“Some folks like that I stop and talk and observe,” Crookshank said. “Other people prefer leaders that don’t stop—are more 'exercise' hikers.” With 12 hiking leaders, MDOH likely has the right type of leader for everyone. MDOH usually has one local hike every weekend, and sometimes it has hikes on both Saturday and Sunday.
Phil Crookshank leads a hike at Proud Lake State Recreation Area for the Sierra Club. Photo by Jeff Burtka.
Crookshank says it is important for everyone to get outside. “We get our lungs exercised, our batteries recharged, our spirits renewed. We should bring our kids up to see that it’s OK to get dirty once in a while. You can sit on a rock instead of a chair, all the things that go with the outdoors. You can teach people how to fish. There’s nothing like catching a fish and 20 minutes later cooking it and eating it.”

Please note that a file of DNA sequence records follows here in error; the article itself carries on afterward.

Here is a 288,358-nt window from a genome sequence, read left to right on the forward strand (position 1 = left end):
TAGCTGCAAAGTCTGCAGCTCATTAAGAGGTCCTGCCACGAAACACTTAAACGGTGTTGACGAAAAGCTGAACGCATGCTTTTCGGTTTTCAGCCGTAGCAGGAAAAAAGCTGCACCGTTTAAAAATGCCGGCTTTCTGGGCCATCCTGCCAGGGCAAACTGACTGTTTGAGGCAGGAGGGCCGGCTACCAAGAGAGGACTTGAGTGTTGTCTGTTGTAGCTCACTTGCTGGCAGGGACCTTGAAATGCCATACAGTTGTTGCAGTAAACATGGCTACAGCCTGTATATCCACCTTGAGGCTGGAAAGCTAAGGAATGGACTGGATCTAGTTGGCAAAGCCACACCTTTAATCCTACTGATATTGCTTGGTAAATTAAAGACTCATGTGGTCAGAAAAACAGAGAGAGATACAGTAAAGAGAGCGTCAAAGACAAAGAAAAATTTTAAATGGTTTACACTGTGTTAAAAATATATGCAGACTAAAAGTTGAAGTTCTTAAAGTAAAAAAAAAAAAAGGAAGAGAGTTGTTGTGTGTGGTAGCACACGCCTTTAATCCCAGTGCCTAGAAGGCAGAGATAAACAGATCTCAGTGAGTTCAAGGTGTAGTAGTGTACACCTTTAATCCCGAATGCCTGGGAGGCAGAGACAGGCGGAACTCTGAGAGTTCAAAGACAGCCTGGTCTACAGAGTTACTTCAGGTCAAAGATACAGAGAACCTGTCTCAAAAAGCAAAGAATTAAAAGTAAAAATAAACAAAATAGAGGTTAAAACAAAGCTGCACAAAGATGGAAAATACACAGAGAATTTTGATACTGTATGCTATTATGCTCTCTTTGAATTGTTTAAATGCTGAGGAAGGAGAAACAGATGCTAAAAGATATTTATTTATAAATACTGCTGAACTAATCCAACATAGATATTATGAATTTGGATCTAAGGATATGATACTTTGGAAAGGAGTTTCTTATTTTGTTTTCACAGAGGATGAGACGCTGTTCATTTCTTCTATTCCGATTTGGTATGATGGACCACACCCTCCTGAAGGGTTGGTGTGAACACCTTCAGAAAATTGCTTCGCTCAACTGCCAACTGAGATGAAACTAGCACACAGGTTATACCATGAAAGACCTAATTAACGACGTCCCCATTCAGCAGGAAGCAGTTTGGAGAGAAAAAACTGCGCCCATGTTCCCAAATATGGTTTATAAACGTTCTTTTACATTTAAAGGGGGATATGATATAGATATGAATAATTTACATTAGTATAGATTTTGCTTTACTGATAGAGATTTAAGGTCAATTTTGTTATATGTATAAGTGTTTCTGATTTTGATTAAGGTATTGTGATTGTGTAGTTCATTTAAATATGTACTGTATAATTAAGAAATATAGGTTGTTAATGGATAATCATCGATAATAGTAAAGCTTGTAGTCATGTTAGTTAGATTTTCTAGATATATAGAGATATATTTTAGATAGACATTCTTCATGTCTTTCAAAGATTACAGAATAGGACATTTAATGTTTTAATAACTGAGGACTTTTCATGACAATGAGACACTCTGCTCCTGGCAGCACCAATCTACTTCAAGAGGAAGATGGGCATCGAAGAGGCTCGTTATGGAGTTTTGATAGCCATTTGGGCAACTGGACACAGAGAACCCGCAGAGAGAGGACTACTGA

Cordova also finds contentment in the outdoors. She says, “It’s my life—my life revolves around hiking and being outside.” As for SOLAR, Cordova says, “It’s a great place to meet people with similar interests, and you’ll make lifelong friends.”
In his 30 years as Outings Chair, Crookshank has seen climate change affect the types of activities MDOH offers. MDOH used to have frequent cross-country skiing excursions, but they rarely offer them now. “In the last ten years, it’s pitiful,” he says. “We can’t depend on any kind of snow.”
Everyone can benefit from time outdoors, but it’s important for people to actually use their local parks. Crookshank says, “We need to get out there and be using these places, or else they’ll be taken from us.”